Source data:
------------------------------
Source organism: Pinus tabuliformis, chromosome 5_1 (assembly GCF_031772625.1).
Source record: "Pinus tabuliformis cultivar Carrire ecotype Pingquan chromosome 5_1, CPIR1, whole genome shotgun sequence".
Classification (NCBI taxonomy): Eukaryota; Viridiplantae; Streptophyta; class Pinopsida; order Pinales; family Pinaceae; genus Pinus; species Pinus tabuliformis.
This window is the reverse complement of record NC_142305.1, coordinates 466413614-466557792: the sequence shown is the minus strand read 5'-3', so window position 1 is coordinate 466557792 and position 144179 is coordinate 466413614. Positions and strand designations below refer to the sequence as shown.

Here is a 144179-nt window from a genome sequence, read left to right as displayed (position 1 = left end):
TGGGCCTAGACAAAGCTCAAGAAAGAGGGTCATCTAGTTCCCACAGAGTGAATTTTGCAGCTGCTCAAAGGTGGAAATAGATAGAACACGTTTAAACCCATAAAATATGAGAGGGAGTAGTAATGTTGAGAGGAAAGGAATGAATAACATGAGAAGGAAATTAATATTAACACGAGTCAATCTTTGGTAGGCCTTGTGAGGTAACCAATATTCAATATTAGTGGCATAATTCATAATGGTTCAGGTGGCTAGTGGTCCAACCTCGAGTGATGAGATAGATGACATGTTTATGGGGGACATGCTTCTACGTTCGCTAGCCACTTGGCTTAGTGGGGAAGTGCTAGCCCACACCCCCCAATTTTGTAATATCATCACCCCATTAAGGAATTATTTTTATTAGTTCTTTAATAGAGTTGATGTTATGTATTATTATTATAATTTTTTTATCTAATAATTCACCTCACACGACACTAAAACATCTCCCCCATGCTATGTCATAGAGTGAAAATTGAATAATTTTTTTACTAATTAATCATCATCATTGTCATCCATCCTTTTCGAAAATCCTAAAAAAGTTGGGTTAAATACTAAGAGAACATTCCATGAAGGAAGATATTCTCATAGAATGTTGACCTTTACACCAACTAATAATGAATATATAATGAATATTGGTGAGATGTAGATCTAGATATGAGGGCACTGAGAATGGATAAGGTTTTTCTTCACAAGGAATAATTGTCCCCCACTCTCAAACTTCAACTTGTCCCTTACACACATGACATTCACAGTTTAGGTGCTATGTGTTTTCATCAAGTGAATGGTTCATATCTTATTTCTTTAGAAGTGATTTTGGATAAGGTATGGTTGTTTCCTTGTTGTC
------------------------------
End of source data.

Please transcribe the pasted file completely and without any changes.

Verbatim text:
Source organism: Pinus tabuliformis, chromosome 5_1 (assembly GCF_031772625.1).
Source record: "Pinus tabuliformis cultivar Carrire ecotype Pingquan chromosome 5_1, CPIR1, whole genome shotgun sequence".
Classification (NCBI taxonomy): Eukaryota; Viridiplantae; Streptophyta; class Pinopsida; order Pinales; family Pinaceae; genus Pinus; species Pinus tabuliformis.
This window is the reverse complement of record NC_142305.1, coordinates 466413614-466557792: the sequence shown is the minus strand read 5'-3', so window position 1 is coordinate 466557792 and position 144179 is coordinate 466413614. Positions and strand designations below refer to the sequence as shown.

Here is a 144179-nt window from a genome sequence, read left to right as displayed (position 1 = left end):
TGGGCCTAGACAAAGCTCAAGAAAGAGGGTCATCTAGTTCCCACAGAGTGAATTTTGCAGCTGCTCAAAGGTGGAAATAGATAGAACACGTTTAAACCCATAAAATATGAGAGGGAGTAGTAATGTTGAGAGGAAAGGAATGAATAACATGAGAAGGAAATTAATATTAACACGAGTCAATCTTTGGTAGGCCTTGTGAGGTAACCAATATTCAATATTAGTGGCATAATTCATAATGGTTCAGGTGGCTAGTGGTCCAACCTCGAGTGATGAGATAGATGACATGTTTATGGGGGACATGCTTCTACGTTCGCTAGCCACTTGGCTTAGTGGGGAAGTGCTAGCCCACACCCCCCAATTTTGTAATATCATCACCCCATTAAGGAATTATTTTTATTAGTTCTTTAATAGAGTTGATGTTATGTATTATTATTATAATTTTTTTATCTAATAATTCACCTCACACGACACTAAAACATCTCCCCCATGCTATGTCATAGAGTGAAAATTGAATAATTTTTTTACTAATTAATCATCATCATTGTCATCCATCCTTTTCGAAAATCCTAAAAAAGTTGGGTTAAATACTAAGAGAACATTCCATGAAGGAAGATATTCTCATAGAATGTTGACCTTTACACCAACTAATAATGAATATATAATGAATATTGGTGAGATGTAGATCTAGATATGAGGGCACTGAGAATGGATAAGGTTTTTCTTCACAAGGAATAATTGTCCCCCACTCTCAAACTTCAACTTGTCCCTTACACACATGACATTCACAGTTTAGGTGCTATGTGTTTTCATCAAGTGAATGGTTCATATCTTATTTCTTTAGAAGTGATTTTGGATAAGGTATGGTTGTTTCCTTGTTGTC